Maybe it was a scientist who bonded with the puppy and defected to the United States, maybe it was an American spy who stole the subject for scientific gain but couldn’t quite commit to experimenting on a dog that could tell them exactly how it feels, releasing him to be adopted by Shaggy, or maybe it was something even more ludicrous. Maybe Shaggy lived up to his hippie stylings and freed Scooby as an animal rights protester upon learning of the dying dog pilots being sent to space.

Either way, Scoob ended up joining Mystery Inc with his equally hungry pal to put his superior animal intellect to good use, solving ‘supernatural’ crimes up and down the country. The evidence doesn’t stop there, however. Have you ever noticed that the Mystery Machine almost always begins by driving with no set path? It’s almost like the gang are constantly on the move, running and hiding from potential threats that would take their scientific government property away.

It would also explain the enigmatic title of Scooby Doo, Where Are You!, as the gang is never unsure of the dog’s whereabouts - but a lost Soviet super-dog would call for some searching.

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Other evidence further ties into the Soviet Space Agency theory, such as Scooby Doo’s breed itself. Stylised as a Great Dane, the dog breed is actually German, which is important when related back to the Germans being the prime researchers into rocket technology during WW2. Because of this, many of the Soviet Space Agency scientists were German-born and recruited for their knowledge - perhaps bringing their pets along with them.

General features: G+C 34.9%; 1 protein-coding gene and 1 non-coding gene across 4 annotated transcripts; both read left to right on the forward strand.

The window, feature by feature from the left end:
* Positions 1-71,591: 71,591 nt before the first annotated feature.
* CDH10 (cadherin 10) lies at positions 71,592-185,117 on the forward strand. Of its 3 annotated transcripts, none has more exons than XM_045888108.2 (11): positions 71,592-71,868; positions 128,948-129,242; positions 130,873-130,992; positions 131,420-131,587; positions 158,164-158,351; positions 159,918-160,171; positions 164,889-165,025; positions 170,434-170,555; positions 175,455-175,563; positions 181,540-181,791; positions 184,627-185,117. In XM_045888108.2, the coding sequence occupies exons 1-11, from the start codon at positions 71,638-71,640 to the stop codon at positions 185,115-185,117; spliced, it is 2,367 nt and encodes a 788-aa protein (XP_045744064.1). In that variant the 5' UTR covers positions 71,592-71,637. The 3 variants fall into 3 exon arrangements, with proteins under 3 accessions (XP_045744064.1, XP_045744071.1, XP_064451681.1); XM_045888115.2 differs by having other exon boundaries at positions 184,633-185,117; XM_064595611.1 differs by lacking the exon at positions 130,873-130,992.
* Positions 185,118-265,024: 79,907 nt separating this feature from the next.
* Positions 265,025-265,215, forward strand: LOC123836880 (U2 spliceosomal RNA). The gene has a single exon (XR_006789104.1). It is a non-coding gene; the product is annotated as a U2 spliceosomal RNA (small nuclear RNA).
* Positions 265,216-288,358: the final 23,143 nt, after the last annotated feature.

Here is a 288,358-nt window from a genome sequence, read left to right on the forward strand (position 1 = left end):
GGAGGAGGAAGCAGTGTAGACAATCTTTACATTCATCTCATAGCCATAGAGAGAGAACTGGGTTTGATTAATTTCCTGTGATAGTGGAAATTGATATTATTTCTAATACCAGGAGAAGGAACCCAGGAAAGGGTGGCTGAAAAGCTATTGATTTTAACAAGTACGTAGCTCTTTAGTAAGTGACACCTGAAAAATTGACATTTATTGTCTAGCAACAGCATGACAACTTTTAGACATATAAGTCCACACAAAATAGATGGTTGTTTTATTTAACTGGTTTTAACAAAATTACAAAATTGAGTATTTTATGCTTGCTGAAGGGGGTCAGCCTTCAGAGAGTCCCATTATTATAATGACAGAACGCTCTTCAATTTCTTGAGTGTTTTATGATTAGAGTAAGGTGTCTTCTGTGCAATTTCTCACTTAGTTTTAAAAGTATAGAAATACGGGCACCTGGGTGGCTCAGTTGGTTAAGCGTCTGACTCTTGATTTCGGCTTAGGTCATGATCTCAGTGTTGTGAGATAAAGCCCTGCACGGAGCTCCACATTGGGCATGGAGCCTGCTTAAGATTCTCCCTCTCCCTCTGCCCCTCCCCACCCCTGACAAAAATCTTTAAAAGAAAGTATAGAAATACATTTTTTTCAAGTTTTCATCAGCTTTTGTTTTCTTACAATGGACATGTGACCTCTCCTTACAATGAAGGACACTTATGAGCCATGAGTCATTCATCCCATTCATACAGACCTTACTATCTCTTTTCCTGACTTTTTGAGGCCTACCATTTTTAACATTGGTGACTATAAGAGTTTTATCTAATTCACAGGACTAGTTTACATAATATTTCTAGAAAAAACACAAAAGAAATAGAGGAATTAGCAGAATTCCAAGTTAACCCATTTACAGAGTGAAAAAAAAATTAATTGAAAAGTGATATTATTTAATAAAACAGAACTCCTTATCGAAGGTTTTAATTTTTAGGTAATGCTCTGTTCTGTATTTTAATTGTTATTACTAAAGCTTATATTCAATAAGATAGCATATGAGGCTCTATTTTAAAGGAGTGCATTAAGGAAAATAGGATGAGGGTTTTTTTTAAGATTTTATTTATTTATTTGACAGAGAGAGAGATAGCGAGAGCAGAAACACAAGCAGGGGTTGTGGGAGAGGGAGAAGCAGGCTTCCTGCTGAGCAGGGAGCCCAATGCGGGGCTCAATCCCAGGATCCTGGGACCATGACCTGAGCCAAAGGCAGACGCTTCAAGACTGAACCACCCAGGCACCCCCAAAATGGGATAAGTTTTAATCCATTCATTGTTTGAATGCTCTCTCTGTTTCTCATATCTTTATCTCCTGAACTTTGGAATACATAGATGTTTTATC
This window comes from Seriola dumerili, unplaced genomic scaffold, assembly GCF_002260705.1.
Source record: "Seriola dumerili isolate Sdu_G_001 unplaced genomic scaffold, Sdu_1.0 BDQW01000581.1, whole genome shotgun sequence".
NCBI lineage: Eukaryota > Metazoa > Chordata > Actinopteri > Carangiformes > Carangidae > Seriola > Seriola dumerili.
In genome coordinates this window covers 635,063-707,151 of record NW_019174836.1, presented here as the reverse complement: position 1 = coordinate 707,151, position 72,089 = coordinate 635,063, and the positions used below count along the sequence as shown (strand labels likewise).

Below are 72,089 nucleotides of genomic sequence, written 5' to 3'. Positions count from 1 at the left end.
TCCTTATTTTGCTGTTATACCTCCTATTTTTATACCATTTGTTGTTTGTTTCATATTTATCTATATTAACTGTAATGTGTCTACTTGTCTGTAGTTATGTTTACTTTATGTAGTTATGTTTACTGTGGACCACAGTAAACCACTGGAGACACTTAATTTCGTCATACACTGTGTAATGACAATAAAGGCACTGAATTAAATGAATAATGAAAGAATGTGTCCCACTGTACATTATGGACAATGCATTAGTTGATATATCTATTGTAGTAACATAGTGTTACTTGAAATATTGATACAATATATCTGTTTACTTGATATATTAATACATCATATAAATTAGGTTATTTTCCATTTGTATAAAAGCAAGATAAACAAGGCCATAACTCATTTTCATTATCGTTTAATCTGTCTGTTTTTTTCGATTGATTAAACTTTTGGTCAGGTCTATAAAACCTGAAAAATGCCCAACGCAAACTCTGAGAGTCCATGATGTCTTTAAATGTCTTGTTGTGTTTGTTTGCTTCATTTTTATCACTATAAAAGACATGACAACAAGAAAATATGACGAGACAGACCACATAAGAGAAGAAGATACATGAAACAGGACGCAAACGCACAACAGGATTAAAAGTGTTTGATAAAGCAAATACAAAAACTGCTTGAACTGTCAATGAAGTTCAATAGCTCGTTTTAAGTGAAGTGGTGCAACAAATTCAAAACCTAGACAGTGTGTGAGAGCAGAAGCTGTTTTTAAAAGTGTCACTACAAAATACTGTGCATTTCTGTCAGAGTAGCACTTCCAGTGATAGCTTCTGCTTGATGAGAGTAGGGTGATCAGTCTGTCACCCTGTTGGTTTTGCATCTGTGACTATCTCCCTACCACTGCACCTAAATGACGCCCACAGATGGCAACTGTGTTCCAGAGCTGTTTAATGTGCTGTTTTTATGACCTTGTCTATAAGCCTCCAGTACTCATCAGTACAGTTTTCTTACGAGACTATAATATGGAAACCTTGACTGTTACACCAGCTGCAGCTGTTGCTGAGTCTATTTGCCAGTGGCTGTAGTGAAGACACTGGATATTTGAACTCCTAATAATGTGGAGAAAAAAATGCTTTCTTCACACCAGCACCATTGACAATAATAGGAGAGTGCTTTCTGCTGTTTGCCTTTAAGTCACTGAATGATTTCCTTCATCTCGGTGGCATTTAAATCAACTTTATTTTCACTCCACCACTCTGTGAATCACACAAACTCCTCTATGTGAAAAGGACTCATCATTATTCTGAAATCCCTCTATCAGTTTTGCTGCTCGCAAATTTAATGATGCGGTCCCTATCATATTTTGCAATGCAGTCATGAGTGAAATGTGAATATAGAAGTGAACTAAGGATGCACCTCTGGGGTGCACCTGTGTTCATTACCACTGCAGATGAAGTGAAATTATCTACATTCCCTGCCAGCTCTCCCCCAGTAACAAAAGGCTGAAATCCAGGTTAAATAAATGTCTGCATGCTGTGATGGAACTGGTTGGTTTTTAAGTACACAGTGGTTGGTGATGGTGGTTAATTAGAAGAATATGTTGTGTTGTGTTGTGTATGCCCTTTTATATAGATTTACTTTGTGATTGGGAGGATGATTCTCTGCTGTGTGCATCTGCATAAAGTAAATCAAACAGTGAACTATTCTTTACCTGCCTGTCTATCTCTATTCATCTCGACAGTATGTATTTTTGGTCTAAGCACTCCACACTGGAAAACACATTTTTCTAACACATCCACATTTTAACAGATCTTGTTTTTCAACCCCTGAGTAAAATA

Interestingly, Scooby’s depiction as a Great Dane is one that defies the standard appearance of the breed. The artist who designed the dog, Iwao Takamoto, purposely altered his Great Dane drawings to create the Scooby we know, giving him a large double chin in place of a strong one, bowed legs instead of straight, and a spotted coat instead of even-toned. All these subverted qualities could have been chosen to indicate a breed that has been tampered with: aka, genetically altered. It wouldn’t matter what features make a pure-bred Great Dane as the scientists would be looking for genes that create intelligence, perhaps resulting in a substandard breed that doesn’t quite fit the look or even sound quite right.

On that note, Scooby’s speech impediment is another indication of testing, as he would be designed to understand human communications and carry them out during space test, but not necessarily to converse back. The lack of precision in his speech has come about as he’s been taught human words with a mouth not designed to speak our language, resulting in the famous ‘r’ heavy dialogue.

From another perspective, then, A Pup Named Scooby Doo is one of the only pieces of canonical content that could deride this theory, portraying Scooby and the gang's childhoods together in whimsical fancy. But there’s explanations for that too. It could simply portray the youth of the character after his brief time in the facility as he’s now with a new family; or, in a much darker version of events, act as a hallucinatory dream sequence of the childhood he wishes he had whilst being imprisoned for animal testing. Poor Scooby.

Even the god-awful Scrappy ties in. He speaks more clearly, is smaller and more nimble, and has a much stronger sense of initiative, even if this does come through as him being a f*cking annoying pr*ck. He’s the result of further honed breeding programmes to create a more perfect animal to take into space: it’s just a shame they couldn’t shoot him up there and forget about him altogether.

So there you have it. All the evidence you could need to read between the lines of Scooby Doo and find a much darker subplot - one where Cold War secrets run rife, animals are nothing but tools for science, and four teenagers are the sole protectors of the world's most intelligent canine.

And there you were thinking it was just about a talking dog!

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Horror film junkie, burrito connoisseur, and serial cat stroker. WhatCulture's least favourite ginger.